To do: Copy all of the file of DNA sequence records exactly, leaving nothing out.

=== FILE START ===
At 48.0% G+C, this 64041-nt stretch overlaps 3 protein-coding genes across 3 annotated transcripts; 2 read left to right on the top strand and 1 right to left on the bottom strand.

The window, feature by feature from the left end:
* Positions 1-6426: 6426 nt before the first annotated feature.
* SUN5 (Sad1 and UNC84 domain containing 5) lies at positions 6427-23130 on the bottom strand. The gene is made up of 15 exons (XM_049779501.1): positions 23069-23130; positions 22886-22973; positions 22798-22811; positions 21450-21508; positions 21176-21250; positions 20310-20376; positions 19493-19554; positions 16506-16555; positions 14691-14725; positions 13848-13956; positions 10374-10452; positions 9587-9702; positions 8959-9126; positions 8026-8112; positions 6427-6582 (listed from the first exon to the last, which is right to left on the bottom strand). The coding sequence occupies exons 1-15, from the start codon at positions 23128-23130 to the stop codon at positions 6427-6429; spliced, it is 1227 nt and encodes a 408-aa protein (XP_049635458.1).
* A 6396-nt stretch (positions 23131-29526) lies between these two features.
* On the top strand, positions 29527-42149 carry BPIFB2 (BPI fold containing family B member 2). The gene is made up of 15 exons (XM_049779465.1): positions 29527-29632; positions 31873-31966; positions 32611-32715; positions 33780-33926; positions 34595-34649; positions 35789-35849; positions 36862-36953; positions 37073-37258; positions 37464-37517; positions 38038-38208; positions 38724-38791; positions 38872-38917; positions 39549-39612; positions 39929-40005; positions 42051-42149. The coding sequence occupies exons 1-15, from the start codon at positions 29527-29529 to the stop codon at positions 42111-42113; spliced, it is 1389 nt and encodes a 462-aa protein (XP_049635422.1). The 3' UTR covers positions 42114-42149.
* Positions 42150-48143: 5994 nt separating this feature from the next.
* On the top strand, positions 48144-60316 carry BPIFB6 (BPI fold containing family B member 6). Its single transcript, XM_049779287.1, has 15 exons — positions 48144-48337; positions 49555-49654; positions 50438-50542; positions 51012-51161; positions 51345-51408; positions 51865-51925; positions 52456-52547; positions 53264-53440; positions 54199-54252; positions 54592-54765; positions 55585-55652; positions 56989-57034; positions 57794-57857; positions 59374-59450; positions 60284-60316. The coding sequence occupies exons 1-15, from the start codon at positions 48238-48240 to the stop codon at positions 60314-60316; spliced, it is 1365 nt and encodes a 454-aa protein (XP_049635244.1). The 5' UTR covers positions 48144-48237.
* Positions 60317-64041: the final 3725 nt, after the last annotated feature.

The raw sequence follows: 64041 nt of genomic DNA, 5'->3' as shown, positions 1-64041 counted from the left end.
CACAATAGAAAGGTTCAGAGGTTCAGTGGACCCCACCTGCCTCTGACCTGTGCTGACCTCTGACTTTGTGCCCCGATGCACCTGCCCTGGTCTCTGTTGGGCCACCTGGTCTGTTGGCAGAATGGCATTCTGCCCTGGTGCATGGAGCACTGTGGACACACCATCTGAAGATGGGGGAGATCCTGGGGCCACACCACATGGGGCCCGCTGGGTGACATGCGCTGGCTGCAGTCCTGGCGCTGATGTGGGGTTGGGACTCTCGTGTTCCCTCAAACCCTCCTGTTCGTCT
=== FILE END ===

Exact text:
At 48.0% G+C, this 64041-nt stretch overlaps 3 protein-coding genes across 3 annotated transcripts; 2 read left to right on the top strand and 1 right to left on the bottom strand.

The window, feature by feature from the left end:
* Positions 1-6426: 6426 nt before the first annotated feature.
* SUN5 (Sad1 and UNC84 domain containing 5) lies at positions 6427-23130 on the bottom strand. The gene is made up of 15 exons (XM_049779501.1): positions 23069-23130; positions 22886-22973; positions 22798-22811; positions 21450-21508; positions 21176-21250; positions 20310-20376; positions 19493-19554; positions 16506-16555; positions 14691-14725; positions 13848-13956; positions 10374-10452; positions 9587-9702; positions 8959-9126; positions 8026-8112; positions 6427-6582 (listed from the first exon to the last, which is right to left on the bottom strand). The coding sequence occupies exons 1-15, from the start codon at positions 23128-23130 to the stop codon at positions 6427-6429; spliced, it is 1227 nt and encodes a 408-aa protein (XP_049635458.1).
* A 6396-nt stretch (positions 23131-29526) lies between these two features.
* On the top strand, positions 29527-42149 carry BPIFB2 (BPI fold containing family B member 2). The gene is made up of 15 exons (XM_049779465.1): positions 29527-29632; positions 31873-31966; positions 32611-32715; positions 33780-33926; positions 34595-34649; positions 35789-35849; positions 36862-36953; positions 37073-37258; positions 37464-37517; positions 38038-38208; positions 38724-38791; positions 38872-38917; positions 39549-39612; positions 39929-40005; positions 42051-42149. The coding sequence occupies exons 1-15, from the start codon at positions 29527-29529 to the stop codon at positions 42111-42113; spliced, it is 1389 nt and encodes a 462-aa protein (XP_049635422.1). The 3' UTR covers positions 42114-42149.
* Positions 42150-48143: 5994 nt separating this feature from the next.
* On the top strand, positions 48144-60316 carry BPIFB6 (BPI fold containing family B member 6). Its single transcript, XM_049779287.1, has 15 exons — positions 48144-48337; positions 49555-49654; positions 50438-50542; positions 51012-51161; positions 51345-51408; positions 51865-51925; positions 52456-52547; positions 53264-53440; positions 54199-54252; positions 54592-54765; positions 55585-55652; positions 56989-57034; positions 57794-57857; positions 59374-59450; positions 60284-60316. The coding sequence occupies exons 1-15, from the start codon at positions 48238-48240 to the stop codon at positions 60314-60316; spliced, it is 1365 nt and encodes a 454-aa protein (XP_049635244.1). The 5' UTR covers positions 48144-48237.
* Positions 60317-64041: the final 3725 nt, after the last annotated feature.

The raw sequence follows: 64041 nt of genomic DNA, 5'->3' as shown, positions 1-64041 counted from the left end.
CACAATAGAAAGGTTCAGAGGTTCAGTGGACCCCACCTGCCTCTGACCTGTGCTGACCTCTGACTTTGTGCCCCGATGCACCTGCCCTGGTCTCTGTTGGGCCACCTGGTCTGTTGGCAGAATGGCATTCTGCCCTGGTGCATGGAGCACTGTGGACACACCATCTGAAGATGGGGGAGATCCTGGGGCCACACCACATGGGGCCCGCTGGGTGACATGCGCTGGCTGCAGTCCTGGCGCTGATGTGGGGTTGGGACTCTCGTGTTCCCTCAAACCCTCCTGTTCGTCT